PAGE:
A common thread among clients who come to me for self-empowerment counseling is “Why do people use me?” And they groan, “Why me?” And they whine, “I’ll never get what I want because of _____.” I tell them to fill in that blank with, “because I allow myself to be a victim.” People don’t make […]
This is post 42 in my series on the Law of Attraction in Action. You CAN use your power to attract all that you need. I do it every day! Read the posts in this series to see how.
Last week in this Law of Attraction in Action series I discussed forgiving others. Something that I consider even more important is learning to forgive yourself. We often don’t consider ourselves in the same category as forgiving others. If I’ve learned any special lessons from being a recovering DoorMat it’s that I’m THE most important person in MY life just as YOU should be the most important person in YOUR life. Therefore, you must cut yourself at least the same amount of slack that you give to others, if not more!
Every time you beat yourself up for making a mistake or being imperfect, the Law of Attraction can read that as being unkind to you. And unloving.
Guess what that attracts?
Do you talk nicely to yourself, like “Way to go!” or “I look great today.” Or is your inner dialogue more commonly, “I’m an idiot for that.” or “My stomach is flabby.” You know it’s wrong to hurt someone you care about. Apply that to self! Treat you as you would friends – use kind words and accept imperfections. If a friend goofs, would you bash her? If your buddy lost his girlfriend, would you encourage self-criticism? I doubt it.
We reassure those we care about. Self-love means cutting yourself slack too! Don’t tell the Universe that you’re not worthy of the love behind self-forgiveness!
We often don’t realize what we do to ourselves. When I was a DoorMat and my friend trashed herself, I challenged how she could call herself a big idiot when she was such a bright person and normally did things well. She pointed out that I did the same thing. I insisted it was different! She laughed and said that’s how she felt about herself. It got me thinking. When I put myself down, I feel worse. Now I understand that I attracted those feelings and reasons to feel them by being unforgiving to me. I’ve made a conscious effort to tell myself it’s okay to make mistakes.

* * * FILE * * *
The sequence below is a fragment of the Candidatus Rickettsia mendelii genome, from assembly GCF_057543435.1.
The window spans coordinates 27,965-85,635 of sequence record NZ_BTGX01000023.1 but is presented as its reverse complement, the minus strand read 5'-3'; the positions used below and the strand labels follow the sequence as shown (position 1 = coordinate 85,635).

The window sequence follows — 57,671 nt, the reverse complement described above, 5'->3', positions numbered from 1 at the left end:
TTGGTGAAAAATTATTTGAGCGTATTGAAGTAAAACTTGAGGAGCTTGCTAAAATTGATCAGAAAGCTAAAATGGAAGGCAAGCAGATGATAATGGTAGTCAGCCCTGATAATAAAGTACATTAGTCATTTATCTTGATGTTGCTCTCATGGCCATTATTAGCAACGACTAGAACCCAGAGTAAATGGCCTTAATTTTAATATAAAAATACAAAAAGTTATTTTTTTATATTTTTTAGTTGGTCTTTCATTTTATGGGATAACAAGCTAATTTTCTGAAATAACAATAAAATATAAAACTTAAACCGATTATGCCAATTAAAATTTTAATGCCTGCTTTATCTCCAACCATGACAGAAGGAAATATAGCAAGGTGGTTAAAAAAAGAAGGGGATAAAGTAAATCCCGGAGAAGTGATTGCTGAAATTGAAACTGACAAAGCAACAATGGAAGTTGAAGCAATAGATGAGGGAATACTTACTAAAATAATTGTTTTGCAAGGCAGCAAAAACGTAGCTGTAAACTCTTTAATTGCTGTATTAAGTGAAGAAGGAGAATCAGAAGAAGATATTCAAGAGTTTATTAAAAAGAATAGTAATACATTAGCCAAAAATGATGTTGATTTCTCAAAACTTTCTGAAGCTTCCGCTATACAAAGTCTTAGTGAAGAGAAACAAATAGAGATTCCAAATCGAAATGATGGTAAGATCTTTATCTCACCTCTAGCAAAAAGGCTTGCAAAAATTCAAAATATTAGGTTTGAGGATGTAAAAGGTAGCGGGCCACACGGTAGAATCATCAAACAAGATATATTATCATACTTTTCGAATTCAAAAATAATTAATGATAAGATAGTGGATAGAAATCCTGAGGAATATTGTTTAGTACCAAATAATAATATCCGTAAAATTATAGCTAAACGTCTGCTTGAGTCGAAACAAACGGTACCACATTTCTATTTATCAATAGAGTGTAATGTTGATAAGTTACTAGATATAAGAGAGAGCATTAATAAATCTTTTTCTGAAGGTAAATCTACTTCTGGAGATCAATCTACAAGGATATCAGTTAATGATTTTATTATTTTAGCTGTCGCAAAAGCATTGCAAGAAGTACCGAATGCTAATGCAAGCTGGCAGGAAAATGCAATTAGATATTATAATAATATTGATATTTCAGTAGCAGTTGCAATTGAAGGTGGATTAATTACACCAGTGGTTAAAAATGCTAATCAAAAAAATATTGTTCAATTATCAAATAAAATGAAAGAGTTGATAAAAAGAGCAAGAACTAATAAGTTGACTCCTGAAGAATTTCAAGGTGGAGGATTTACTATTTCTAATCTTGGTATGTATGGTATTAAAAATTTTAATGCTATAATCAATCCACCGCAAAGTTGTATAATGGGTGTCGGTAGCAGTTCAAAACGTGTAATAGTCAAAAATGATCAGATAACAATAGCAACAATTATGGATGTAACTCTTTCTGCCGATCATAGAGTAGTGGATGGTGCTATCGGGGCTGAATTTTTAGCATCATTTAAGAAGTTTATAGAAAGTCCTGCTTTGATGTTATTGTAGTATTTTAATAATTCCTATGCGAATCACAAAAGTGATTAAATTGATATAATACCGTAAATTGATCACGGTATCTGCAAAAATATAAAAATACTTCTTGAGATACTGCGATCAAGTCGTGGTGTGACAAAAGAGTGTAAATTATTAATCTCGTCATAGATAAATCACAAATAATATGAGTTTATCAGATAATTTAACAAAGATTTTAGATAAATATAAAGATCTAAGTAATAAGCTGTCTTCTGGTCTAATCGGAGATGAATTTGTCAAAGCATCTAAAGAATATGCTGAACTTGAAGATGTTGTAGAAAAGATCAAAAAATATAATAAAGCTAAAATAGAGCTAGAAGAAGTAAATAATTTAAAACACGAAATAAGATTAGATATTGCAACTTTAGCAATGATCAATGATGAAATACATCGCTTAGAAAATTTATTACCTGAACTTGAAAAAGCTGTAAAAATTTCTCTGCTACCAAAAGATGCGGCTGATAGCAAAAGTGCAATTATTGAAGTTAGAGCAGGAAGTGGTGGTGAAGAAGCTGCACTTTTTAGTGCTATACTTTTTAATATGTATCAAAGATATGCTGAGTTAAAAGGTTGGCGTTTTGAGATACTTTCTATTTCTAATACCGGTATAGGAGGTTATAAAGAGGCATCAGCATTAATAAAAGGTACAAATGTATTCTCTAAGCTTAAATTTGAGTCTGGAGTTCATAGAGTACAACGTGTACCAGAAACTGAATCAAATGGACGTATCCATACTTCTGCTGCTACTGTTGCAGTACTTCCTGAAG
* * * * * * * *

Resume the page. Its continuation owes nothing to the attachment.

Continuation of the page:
If you goof up, affirm, “I forgive me for being human”
Do you talk to friends like you talk to yourself?
• “I’m a dummy for saying that.”
• “How stupid can I get!”
Next time you goof, think about what you’d say if a good friend did the same thing. Would you chastise or reassure? Come on, you know if a friend breaks something, messes up his car, or says the wrong thing, you’d try to make them feel better, not name call. Yet we use harsh words on ourselves. When a friend’s luck turns sour, you remind them that some things aren’t in their control and not everything is their fault. If others speak ill of this person you defend them.
Now think of yourself as this person, your own best friend. And when you don’t live up to your own expectations, forgive yourself and move on.
I used awful words when I made “bonehead” moves, as I called them. ? Then it hit me. I was trying to love myself yet I didn’t speak lovingly. That led to one of my best new habits. “Silly me!” The word silly is kinder. I’ve made a habit of replacing bad words with silly. I’m no longer retarded or a dummy. I’m silly when I klutz out and silly when I break something. It took time to break habits of insulting myself when I goofed (another kinder word) and get into the habit of using the word silly, but it had a profound affect.
I’d say a derogatory word but immediately replace it with silly. “That was stupid, no silly.” I still smile when I use it. It’s instant self-forgiveness!
No matter what I do wrong, I call myself silly and smile. This habit is VERY loving! It releases me from the anguish of berating myself and forgives me all at once. The more you love yourself, the less self-insults you’ll tolerate. The more you forgive your glitches, the more you’ll attract love. Pay attention to your reaction when you goof. Adopt a habit of instant forgiveness with kinder responses to what you did. Calling yourself an idiot for saying the wrong thing to your boss, being a klutz for spilling ketchup, a fool to believe someone you trusted, stupid for forgetting something, lowers self-confidence, diminishes self-love, and plain old isn’t nice.
Do it only if you want to attract more self-esteem busters.
Mistakes can be seen as personal boners—or lessons. Self-recrimination wastes energy. Forgiving and moving is loving. When you goof, do what you can to rectify mistakes and move on. Remind yourself that everyone makes mistakes, even very smart people. Reassure yourself—say it’s okay! Every time I call myself silly or say, “oops, it’s okay,” instead of calling myself a name or getting angry, I smile and know I’m forgiven. I was my own worst self-esteem enemy when I was a DoorMat, beating myself up and reliving mistakes and my shortcomings. Now I truly am my best friend, cheering myself on while forgiving my errors.
When you can forgive yourself, it’s easier to forgive others. Love yourself enough to give YOU that kindness of forgiving. Without my own jabs, my self-esteem has never been stronger! And the Law of Attraction returns it all to me multiplied!
See all the Law of Attraction in Action Series..